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comment Finding $P(A \cap D)$ when $P(A), P(B), P(C), P(D), P(A \cap B), P(A \cap D) + P(B \cap C)$ is known
Draw the simplest Venn diagram that has nontrivial values for the above, and see what you can manipulate while keeping the values constant.
Jan
31
comment can we find a $k_4$ colored with 1 color in a $k_8$ which is colored with just 2 colors?
What is the minimum size of a set of edges such that each $K_4$ contains at least one edge in the set?
Jan
28
awarded  Tumbleweed
Jan
21
asked Induced subgraphs of a hypercube
Jan
20
comment How can I tell which one of these numbers is greater?
Your sum is less than 9E99 times $(9E99)^9$. This should give you a start
Jan
14
comment Spivak's Limit Example
Pay close attention to the difference between < and $\le$ in the definition. Understand that $0<|x-a|$ means that $x\ne a$. (This is going to continue to be important in analysis.)
Jan
10
revised How was the expression relating two general solutions to $x\frac{\partial u}{\partial x}+2\frac{\partial u}{\partial y}- 2u = 0$ obtained?
added 212 characters in body
Jan
10
answered How was the expression relating two general solutions to $x\frac{\partial u}{\partial x}+2\frac{\partial u}{\partial y}- 2u = 0$ obtained?
Jan
10
comment Continuity at a point.
Are you sure it is true for all $m$ and $n$? Hint: $x^3$ is odd.
Jan
10
comment How was the expression relating two general solutions to $x\frac{\partial u}{\partial x}+2\frac{\partial u}{\partial y}- 2u = 0$ obtained?
Equate the two solutions.
Jan
9
comment A coin has ever-decreasing probability of landing heads on the nth toss. When can we expect it to land on heads in finite time?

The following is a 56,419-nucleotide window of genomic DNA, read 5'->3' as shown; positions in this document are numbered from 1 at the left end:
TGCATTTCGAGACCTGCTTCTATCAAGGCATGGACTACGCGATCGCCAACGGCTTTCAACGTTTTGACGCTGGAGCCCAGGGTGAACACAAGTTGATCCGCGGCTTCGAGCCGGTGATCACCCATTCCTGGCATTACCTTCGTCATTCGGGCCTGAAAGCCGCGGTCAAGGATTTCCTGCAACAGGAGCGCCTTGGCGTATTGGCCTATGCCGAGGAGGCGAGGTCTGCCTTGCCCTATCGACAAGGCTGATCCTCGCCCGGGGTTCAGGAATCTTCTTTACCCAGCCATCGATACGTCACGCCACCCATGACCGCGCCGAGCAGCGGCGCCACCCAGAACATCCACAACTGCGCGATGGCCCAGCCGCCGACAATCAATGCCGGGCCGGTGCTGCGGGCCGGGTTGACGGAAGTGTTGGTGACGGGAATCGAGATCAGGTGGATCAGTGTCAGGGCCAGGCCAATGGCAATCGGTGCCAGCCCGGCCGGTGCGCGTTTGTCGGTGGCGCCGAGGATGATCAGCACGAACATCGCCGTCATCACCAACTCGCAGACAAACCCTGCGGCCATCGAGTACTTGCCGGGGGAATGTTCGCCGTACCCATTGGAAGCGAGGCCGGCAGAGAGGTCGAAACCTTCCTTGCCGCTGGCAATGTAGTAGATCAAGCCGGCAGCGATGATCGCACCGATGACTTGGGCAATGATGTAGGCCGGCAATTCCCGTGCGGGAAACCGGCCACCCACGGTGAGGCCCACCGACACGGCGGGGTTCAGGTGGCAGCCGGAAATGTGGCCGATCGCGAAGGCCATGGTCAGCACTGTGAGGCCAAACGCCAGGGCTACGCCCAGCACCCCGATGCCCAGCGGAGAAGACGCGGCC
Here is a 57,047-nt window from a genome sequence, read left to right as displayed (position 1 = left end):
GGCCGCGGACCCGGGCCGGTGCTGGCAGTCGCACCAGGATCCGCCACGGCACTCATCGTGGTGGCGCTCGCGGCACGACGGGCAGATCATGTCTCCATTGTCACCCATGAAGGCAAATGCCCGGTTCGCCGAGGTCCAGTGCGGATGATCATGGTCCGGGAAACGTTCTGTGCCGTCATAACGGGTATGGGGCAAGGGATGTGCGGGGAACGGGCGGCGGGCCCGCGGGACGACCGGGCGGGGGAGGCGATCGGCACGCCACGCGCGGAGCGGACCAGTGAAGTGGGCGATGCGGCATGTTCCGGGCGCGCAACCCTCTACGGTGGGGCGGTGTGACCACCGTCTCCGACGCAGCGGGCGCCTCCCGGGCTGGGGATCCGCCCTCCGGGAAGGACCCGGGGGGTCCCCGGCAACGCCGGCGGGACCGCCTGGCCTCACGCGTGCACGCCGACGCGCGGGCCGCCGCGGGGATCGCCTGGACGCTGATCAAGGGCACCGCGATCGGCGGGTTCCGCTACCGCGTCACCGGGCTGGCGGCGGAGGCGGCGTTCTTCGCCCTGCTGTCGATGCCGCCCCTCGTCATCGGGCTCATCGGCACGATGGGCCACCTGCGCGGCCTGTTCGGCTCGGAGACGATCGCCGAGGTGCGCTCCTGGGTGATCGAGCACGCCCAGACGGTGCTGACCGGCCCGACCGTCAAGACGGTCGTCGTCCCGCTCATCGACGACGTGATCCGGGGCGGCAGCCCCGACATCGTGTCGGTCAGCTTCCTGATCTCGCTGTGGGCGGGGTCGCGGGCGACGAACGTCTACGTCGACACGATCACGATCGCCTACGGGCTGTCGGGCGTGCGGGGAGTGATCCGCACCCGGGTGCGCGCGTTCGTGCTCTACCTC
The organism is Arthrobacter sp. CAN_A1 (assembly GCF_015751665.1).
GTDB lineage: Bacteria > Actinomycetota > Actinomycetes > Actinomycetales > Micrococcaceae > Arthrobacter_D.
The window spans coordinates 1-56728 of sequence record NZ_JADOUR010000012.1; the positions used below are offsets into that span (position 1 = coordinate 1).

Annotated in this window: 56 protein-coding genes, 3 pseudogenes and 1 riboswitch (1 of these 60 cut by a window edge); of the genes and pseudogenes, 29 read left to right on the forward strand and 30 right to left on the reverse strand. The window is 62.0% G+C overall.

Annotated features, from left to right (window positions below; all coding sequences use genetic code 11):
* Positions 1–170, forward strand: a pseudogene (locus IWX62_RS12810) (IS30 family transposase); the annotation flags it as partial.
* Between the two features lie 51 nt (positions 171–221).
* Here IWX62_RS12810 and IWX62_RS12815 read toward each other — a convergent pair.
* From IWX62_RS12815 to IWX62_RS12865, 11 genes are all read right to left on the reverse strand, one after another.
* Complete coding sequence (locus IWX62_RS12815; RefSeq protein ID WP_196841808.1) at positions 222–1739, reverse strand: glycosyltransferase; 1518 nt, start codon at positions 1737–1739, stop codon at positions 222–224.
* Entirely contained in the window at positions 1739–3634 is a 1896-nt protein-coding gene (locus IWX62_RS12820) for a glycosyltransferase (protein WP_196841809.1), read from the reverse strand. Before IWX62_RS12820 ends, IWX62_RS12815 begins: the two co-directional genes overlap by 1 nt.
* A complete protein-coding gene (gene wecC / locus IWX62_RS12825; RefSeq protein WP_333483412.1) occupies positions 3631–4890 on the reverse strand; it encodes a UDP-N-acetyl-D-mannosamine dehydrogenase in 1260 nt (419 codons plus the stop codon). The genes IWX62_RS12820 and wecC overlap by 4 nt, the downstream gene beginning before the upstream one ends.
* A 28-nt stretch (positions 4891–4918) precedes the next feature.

Something like that should work. (I'm not the person asking the question, and I am not sure he knows exactly what he wants.)
Jan
9
comment A coin has ever-decreasing probability of landing heads on the nth toss. When can we expect it to land on heads in finite time?
This, however is not the same as the expected time before getting a head being finite. If we let $p(n)=1/2$ if $n$ is a power of two and 0 otherwise (I'm ignoring the monotinicity condition for simplicity sake, you can spread the probabilities to taste as long as the probabilities of reaching a power of two is about the same) then $\sum p(n)$ diverges, so we are guaranteed to get a head, but the expected time before a head is achieved is not finite. This is a thinly disguised St Petersburg paradox.
Jan
5
accepted Absolute Continuity of the sum of two Cantor random variables
Jan
5
comment Absolute Continuity of the sum of two Cantor random variables
Thanks. (The answer to your exercise is that the $\ne$ becomes an $=$ in (2)). This is partly what kept me from looking too closely at the limit $t\to \infty$ of the characteristic function.
Jan
5
comment Integer programming model not working
Take the given solution and plug it in to the weight constraints you have written and you will find that the constraints are satisfied. (Hint: Those constraints are where your problem is (as well as Doug's first comment))
Jan
2
revised Absolute Continuity of the sum of two Cantor random variables
Mostly I said uniformly twice when I meant absolutely. Early senility. Minor other tweaks.
Jan
2
awarded  Revival
Jan
1
revised Can you simulate from a cantor distribution?
Fixed missing 2
Jan
1
asked Absolute Continuity of the sum of two Cantor random variables
Jan
1
answered Can you simulate from a cantor distribution?